Genetic analysis of hog deer (Axis porcinus) in Victoria, Australia, and its applications to invasive species and game management

Erin Hill, Nicholas Murphy, Simon Toop, Adrian Linacre, Jan M. Strugnell

Research output: Contribution to journalArticlepeer-review

Abstract

Hog deer were introduced to Australia in the 1860s, where they have spread across the Gippsland region of Victoria. Due to its status as an introduced species and an important game animal within Victoria, management of the species is complex. Given this complexity, genetic studies can provide important information regarding population structure and diversity which can assist in controlling problematic populations of hog deer, while also ensuring viable game stock in sites managed as game reserves. The aim of this study was to investigate the population genetic structure and diversity of the Victorian hog deer 150 years after introduction using short tandem repeats (STRs). Hog deer samples were collected across 15 sites of differing management regimes in the Gippsland region of Victoria and genotyped for 13 polymorphic STR loci. Up to four distinct genetic clusters were identified across the sites sampled, suggesting that despite low observed genetic diversity, population structure is present across their range. It was also possible to detect evidence of recent translocations among populations. This study suggests that the presence of distinct genetic clusters may enable management of separate genetic units, considering invasive species and game management objectives.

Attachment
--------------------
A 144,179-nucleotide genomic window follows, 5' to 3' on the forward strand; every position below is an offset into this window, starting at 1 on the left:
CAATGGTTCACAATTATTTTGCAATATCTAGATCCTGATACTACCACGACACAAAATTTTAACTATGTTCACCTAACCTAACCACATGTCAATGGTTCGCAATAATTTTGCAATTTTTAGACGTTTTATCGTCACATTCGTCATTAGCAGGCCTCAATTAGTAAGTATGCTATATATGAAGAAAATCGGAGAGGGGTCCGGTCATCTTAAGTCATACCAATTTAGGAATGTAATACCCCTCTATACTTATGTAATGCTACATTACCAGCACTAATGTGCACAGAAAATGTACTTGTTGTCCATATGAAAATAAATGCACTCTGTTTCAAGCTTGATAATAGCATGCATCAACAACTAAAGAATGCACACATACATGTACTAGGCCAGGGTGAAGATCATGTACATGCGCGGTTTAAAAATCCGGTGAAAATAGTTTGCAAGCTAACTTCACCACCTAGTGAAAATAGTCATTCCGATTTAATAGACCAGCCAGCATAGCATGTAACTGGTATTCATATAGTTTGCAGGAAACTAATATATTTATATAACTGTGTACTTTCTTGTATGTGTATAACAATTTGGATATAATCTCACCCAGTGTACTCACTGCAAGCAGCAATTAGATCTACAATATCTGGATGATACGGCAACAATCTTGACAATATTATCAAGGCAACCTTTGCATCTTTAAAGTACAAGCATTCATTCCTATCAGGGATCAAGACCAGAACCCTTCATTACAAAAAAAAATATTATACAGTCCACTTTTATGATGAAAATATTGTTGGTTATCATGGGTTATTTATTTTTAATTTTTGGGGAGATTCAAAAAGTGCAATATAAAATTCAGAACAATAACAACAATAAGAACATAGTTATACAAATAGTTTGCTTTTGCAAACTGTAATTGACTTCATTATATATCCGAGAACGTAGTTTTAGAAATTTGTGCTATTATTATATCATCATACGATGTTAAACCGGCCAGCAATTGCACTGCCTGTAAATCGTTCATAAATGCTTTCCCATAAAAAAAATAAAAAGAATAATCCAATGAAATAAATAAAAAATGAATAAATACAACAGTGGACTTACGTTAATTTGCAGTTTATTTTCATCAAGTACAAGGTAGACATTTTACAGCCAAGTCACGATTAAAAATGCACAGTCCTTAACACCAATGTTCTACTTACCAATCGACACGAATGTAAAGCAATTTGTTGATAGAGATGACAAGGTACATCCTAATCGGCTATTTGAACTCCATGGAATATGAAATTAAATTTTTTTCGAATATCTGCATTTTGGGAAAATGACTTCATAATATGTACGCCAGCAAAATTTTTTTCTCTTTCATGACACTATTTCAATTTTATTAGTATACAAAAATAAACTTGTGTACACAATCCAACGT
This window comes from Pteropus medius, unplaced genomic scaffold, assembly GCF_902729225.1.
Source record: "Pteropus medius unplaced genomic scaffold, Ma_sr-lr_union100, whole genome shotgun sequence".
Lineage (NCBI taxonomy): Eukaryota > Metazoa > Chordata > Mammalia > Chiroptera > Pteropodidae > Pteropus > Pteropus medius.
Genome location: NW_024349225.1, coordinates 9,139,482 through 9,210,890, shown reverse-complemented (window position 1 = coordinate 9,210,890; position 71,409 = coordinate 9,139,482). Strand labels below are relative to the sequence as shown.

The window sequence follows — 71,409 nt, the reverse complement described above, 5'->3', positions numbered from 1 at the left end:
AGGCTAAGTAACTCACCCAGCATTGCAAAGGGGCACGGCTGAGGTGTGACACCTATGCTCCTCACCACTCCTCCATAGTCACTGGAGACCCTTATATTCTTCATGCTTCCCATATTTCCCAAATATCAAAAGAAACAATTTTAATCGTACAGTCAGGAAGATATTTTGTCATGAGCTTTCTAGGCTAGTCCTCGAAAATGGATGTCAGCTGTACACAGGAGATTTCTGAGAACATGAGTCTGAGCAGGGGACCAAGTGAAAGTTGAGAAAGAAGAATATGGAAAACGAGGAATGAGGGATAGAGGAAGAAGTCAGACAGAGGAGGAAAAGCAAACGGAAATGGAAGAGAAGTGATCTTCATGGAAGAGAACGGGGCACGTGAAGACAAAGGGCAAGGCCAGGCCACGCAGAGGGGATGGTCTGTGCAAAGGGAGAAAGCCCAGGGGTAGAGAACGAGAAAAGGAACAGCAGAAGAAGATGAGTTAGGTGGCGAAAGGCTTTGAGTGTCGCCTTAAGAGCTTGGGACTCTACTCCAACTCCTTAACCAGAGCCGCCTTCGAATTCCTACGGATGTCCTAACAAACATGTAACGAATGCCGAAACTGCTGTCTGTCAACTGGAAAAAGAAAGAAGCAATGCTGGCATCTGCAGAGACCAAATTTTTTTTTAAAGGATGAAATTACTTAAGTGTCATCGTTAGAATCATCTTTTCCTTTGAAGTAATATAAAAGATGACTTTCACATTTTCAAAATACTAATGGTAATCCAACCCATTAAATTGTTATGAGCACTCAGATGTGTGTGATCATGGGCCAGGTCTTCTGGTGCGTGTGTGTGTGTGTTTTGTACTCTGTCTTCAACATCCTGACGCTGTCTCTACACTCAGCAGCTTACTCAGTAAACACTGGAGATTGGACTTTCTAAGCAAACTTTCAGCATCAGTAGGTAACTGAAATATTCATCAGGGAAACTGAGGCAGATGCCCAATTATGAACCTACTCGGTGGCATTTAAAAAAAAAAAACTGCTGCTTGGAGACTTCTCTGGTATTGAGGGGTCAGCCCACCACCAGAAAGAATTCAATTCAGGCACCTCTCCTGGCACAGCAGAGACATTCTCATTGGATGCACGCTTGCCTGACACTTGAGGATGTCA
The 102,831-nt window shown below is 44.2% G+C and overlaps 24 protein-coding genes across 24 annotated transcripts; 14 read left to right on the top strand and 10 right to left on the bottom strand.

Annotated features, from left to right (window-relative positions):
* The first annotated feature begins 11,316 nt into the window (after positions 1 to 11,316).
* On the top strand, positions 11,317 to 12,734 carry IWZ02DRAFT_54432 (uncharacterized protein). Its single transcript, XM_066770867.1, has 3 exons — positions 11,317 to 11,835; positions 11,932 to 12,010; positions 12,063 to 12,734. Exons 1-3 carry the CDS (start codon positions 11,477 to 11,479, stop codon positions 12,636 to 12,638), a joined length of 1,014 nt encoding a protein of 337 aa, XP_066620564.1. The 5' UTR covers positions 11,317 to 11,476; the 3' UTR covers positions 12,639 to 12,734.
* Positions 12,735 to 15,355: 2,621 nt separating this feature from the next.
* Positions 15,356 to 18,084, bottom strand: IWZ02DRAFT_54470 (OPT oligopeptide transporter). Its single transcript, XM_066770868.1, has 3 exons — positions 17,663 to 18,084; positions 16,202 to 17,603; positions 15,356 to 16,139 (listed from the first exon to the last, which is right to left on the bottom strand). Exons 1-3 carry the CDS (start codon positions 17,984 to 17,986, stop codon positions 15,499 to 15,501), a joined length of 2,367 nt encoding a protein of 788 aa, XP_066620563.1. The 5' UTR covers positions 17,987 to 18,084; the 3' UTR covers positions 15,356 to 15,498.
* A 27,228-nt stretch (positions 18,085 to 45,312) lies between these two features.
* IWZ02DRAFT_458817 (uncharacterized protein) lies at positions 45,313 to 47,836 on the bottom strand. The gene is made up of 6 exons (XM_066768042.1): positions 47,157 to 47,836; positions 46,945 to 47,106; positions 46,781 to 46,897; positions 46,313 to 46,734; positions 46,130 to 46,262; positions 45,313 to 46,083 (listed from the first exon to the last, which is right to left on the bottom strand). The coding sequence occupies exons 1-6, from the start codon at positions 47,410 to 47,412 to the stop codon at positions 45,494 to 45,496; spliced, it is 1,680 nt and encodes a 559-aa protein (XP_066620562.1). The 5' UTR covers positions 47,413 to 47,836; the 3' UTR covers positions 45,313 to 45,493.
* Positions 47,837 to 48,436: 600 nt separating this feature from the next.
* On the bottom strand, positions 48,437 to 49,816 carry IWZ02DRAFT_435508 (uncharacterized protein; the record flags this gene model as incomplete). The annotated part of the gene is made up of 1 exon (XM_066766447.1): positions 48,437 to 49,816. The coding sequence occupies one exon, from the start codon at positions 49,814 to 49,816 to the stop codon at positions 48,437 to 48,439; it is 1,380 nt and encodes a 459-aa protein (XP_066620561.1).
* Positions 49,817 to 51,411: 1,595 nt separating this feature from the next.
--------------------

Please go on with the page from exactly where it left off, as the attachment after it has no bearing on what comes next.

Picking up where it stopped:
Original languageEnglish
Article number45
Number of pages13
JournalEuropean Journal of Wildlife Research
Volume68
Issue number4
Early online date8 Jun 2022
DOIs
Publication statusPublished - Aug 2022

Keywords

  • Axis porcinus
  • Game management
  • Genetic structure
  • Introduced species
  • Translocations

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